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Debt and Deficit Facts

Right now the Gross Federal Debt is $21,850,844,847,464.58.

At the end of FY 2018 the debt was $21.46 trillion, or 107.1% GDP.
The highest federal debt in US history was 119.0% GDP in 1946 just after World War II.

At the end of FY 2018 the federal deficit was $779 billion, or 3.9% GDP.
The highest federal deficit in US history was 29.0% GDP in 1943 in World War II.

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US Agency Debt History

A Half Century of Agency Debt

Not all the debt of the Government of the United States counts in the official total of the federal debt kept by the Department of the Treasury. This additional debt, typically the bonds of government-sponsored agencies (GSEs) like the Federal National Mortgage Association and the Federal Home Loan Board, has grown to be a substantial part of government-sponsored debt in the post World War II era.

Chart 4.21: Federal Agency Debt 1945-2020

Agency debt started the immediate post World War II era at a level of debt less than 0.5 percent of GDP and didn’t hit 1 percent of GDP till 1957.

But then agency debt began an exponential rise, with debt hitting 2 percent of GDP in 1965, blowing past 5 percent of GDP in 1973, reaching 10 percent of GDP in 1981.

Agency debt blew past 20 percent of GDP in 1988, exceeded 30 percent of GDP in 1995, and hit 40 percent of GDP in 1999, and agency debt peaked at 52 percent of GDP in 2003 at the end of the 2000-02 recession.

In the 2000s expansion agency debt declined to 46.7 percent of GDP by 2006, but then blew off in the Crash of 2008, peaking at 56.1 percent of GDP in the Great Recession year of 2009.

After the Crash of 2008 agency debt decreased rapidly to 46.6 percent of GDP by 2012 and then began a more gradual decline to 45.5 percent of GDP by 2014.

Agency Debt Compared to US Treasury Debt

Chart 4.22: Agency Debt vs. Treasury Debt

At the end of World War II, the gross public debt issued by the US Treasury hit 114 percent of GDP. The agency debt, at agencies like the Federal National Mortgage Association, was a tiny 0.38 percent of GDP.

By 1980 the Treasury Debt had been brought down to 32 percent of GDP, but the agency debt had increased to nearly 10 percent of GDP.

After 1980 Treasury debt began a sustained increase, during the Reagan defense buildup, reaching nearly 54 percent of GDP in 1990. Agency debt increased rapidly too, reaching nearly 24 percent of GDP in 1990. The increase extended into the 1990s, with Treasury debt peaking at 64 percent of GDP and agency debt exceeding 30 percent of GDP in 1995.

In the late 1990s the Treasury debt declined, down to 54 percent of GDP by 2001. But agency debt kept on climbing, hitting 50 percent of GDP in 2002. By the peak of the 2000s expansion in 2006 Treasury debt had increased to 61 percent of GDP to fight the war in Iraq, while agency debt had declined to 47 percent of GDP.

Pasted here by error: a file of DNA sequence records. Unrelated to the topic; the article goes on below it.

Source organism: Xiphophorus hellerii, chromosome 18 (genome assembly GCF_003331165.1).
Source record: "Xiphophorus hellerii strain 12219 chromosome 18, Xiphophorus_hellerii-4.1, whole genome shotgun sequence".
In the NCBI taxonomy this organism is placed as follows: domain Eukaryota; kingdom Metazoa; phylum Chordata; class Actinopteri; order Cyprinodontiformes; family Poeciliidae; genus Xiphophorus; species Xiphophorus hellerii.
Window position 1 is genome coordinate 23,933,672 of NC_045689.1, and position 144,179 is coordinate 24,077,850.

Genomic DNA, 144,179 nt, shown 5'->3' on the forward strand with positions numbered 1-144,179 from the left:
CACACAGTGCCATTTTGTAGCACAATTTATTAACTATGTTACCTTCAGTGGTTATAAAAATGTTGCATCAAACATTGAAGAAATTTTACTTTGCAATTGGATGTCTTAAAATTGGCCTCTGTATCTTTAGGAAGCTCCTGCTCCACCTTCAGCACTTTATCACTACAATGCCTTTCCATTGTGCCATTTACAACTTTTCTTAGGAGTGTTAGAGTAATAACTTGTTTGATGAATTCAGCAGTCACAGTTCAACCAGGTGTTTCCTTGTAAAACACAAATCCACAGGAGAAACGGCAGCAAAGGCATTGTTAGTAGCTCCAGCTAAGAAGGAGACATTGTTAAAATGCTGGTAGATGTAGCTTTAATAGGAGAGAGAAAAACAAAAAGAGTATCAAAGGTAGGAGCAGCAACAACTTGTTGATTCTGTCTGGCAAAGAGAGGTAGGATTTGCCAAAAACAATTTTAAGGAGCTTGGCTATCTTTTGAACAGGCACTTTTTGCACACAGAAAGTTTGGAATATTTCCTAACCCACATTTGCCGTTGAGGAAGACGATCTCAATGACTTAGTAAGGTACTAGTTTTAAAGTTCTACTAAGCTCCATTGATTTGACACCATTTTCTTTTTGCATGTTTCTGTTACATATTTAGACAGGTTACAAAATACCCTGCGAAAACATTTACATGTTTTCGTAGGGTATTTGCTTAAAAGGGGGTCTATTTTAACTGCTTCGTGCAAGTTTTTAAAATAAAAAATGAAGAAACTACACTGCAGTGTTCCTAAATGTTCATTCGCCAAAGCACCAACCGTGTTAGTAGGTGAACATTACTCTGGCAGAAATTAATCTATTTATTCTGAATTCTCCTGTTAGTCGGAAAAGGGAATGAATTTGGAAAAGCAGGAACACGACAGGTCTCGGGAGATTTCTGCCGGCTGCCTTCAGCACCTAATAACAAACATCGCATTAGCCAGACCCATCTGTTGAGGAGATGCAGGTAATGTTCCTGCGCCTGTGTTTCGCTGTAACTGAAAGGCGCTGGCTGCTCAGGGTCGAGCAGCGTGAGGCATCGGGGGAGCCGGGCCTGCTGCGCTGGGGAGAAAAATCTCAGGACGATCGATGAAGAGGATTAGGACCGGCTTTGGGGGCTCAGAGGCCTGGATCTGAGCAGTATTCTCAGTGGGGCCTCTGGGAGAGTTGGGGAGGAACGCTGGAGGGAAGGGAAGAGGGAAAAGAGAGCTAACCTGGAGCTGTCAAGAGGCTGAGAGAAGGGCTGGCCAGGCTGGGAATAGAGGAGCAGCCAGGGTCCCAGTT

Then came the Great Recession and the Crash of 2008. By 2014 Treasury debt had increased to 102 percent of GDP. Agency debt, now mainly Fannie Mae and Freddie Mac bonds in receivership, peaked at 56 percent of GDP in 2009, and then declined to 45.5 percent of GDP by 2016.

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Debt Data Sources

Debt data is from official government sources.

Gross Domestic Product data comes from US Bureau of Economic Analysis and

Detailed table of debt data sources here.

Federal debt data begins in 1792.

State and local debt data begins in 1820.

State and local debt data for individual states begins in 1957.

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Data Source

Source: CBO Long-Term Budget Outlook .

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Federal Deficit, Receipts, Outlays Actuals for FY18

On October 15, 2018, the US Treasury reported in its Monthly Treasury Statement (and xls) for September that the federal deficit for FY 2018 ending September 30, 2018, was $779 billion. Here are the numbers, including total receipts, total outlays, and deficit compared with the numbers projected in the FY 2019 federal budget published in February 2018:

Federal Finances
FY 2018 Outcomes
Receipts $3,340$3,329
Deficit$833$779 now shows the new numbers for total FY 2018 total outlays and receipts on its Estimate vs. Actual page.

The Monthly Treasury Statement includes "Table 4: Receipts of the United States Government, September 2018 and Other Periods." This table of receipts by source is used for to post details of federal receipt actuals for FY 2018.

This FTS report on FY 18 actuals is a problem for because this site uses Historical Table 3.2--Outlays by Function and Subfunction from the Budget of the United States as its basic source for federal subfunction outlays. But the Monthly Treasury Statement only includes "Table 9. Summary of Receipts by Source, and Outlays by Function of the U.S. Government, September 2018 and Other Periods". Subfunction amounts don't get reported until the FY20 budget in February 2019. Until then estimates actual outlays by "subfunction" for FY 2018 by factoring subfunction budgeted amounts for FY18 by the ratio between relevant actual and budgeted "function" amounts where actual outlays by subfunction cannot be gleaned from the Monthly Treasury Statement.

Final detailed FY 2018 actuals will not appear on until the FY 2020 federal budget is published in February 2019 with the actual outlays for FY 2018 in Historical Table 3.2--Outlays by Function and Subfunction.

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